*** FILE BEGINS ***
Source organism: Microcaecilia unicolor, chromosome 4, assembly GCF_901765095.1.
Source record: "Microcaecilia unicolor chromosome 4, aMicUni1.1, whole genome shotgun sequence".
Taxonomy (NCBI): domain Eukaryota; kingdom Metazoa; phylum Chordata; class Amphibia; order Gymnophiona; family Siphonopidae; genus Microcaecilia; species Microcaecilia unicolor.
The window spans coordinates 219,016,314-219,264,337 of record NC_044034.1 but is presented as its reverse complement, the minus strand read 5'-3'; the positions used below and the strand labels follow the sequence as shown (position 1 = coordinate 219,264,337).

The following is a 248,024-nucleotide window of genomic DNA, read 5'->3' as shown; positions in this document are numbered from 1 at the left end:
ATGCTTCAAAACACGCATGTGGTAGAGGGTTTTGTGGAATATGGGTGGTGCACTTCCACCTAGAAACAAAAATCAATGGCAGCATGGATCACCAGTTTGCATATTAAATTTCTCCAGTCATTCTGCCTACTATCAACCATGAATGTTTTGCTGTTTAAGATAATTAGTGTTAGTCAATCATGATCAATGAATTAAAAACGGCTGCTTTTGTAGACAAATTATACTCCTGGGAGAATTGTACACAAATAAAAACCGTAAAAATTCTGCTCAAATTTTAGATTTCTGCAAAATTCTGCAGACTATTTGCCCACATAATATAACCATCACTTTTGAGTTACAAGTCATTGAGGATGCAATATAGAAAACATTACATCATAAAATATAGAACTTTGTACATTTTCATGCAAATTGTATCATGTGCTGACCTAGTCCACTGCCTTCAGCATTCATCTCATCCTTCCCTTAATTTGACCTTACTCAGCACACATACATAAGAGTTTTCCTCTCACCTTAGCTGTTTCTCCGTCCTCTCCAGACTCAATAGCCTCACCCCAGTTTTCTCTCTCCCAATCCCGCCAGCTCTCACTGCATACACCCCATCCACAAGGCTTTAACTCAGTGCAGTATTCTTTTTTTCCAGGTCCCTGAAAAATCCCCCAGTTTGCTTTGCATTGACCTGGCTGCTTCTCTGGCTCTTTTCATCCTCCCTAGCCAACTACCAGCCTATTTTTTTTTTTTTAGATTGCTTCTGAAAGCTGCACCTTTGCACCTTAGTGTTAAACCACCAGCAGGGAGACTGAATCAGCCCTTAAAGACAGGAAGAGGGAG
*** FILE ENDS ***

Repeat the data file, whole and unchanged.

Source organism: Microcaecilia unicolor, chromosome 4, assembly GCF_901765095.1.
Source record: "Microcaecilia unicolor chromosome 4, aMicUni1.1, whole genome shotgun sequence".
Taxonomy (NCBI): domain Eukaryota; kingdom Metazoa; phylum Chordata; class Amphibia; order Gymnophiona; family Siphonopidae; genus Microcaecilia; species Microcaecilia unicolor.
The window spans coordinates 219,016,314-219,264,337 of record NC_044034.1 but is presented as its reverse complement, the minus strand read 5'-3'; the positions used below and the strand labels follow the sequence as shown (position 1 = coordinate 219,264,337).

The following is a 248,024-nucleotide window of genomic DNA, read 5'->3' as shown; positions in this document are numbered from 1 at the left end:
ATGCTTCAAAACACGCATGTGGTAGAGGGTTTTGTGGAATATGGGTGGTGCACTTCCACCTAGAAACAAAAATCAATGGCAGCATGGATCACCAGTTTGCATATTAAATTTCTCCAGTCATTCTGCCTACTATCAACCATGAATGTTTTGCTGTTTAAGATAATTAGTGTTAGTCAATCATGATCAATGAATTAAAAACGGCTGCTTTTGTAGACAAATTATACTCCTGGGAGAATTGTACACAAATAAAAACCGTAAAAATTCTGCTCAAATTTTAGATTTCTGCAAAATTCTGCAGACTATTTGCCCACATAATATAACCATCACTTTTGAGTTACAAGTCATTGAGGATGCAATATAGAAAACATTACATCATAAAATATAGAACTTTGTACATTTTCATGCAAATTGTATCATGTGCTGACCTAGTCCACTGCCTTCAGCATTCATCTCATCCTTCCCTTAATTTGACCTTACTCAGCACACATACATAAGAGTTTTCCTCTCACCTTAGCTGTTTCTCCGTCCTCTCCAGACTCAATAGCCTCACCCCAGTTTTCTCTCTCCCAATCCCGCCAGCTCTCACTGCATACACCCCATCCACAAGGCTTTAACTCAGTGCAGTATTCTTTTTTTCCAGGTCCCTGAAAAATCCCCCAGTTTGCTTTGCATTGACCTGGCTGCTTCTCTGGCTCTTTTCATCCTCCCTAGCCAACTACCAGCCTATTTTTTTTTTTTTAGATTGCTTCTGAAAGCTGCACCTTTGCACCTTAGTGTTAAACCACCAGCAGGGAGACTGAATCAGCCCTTAAAGACAGGAAGAGGGAG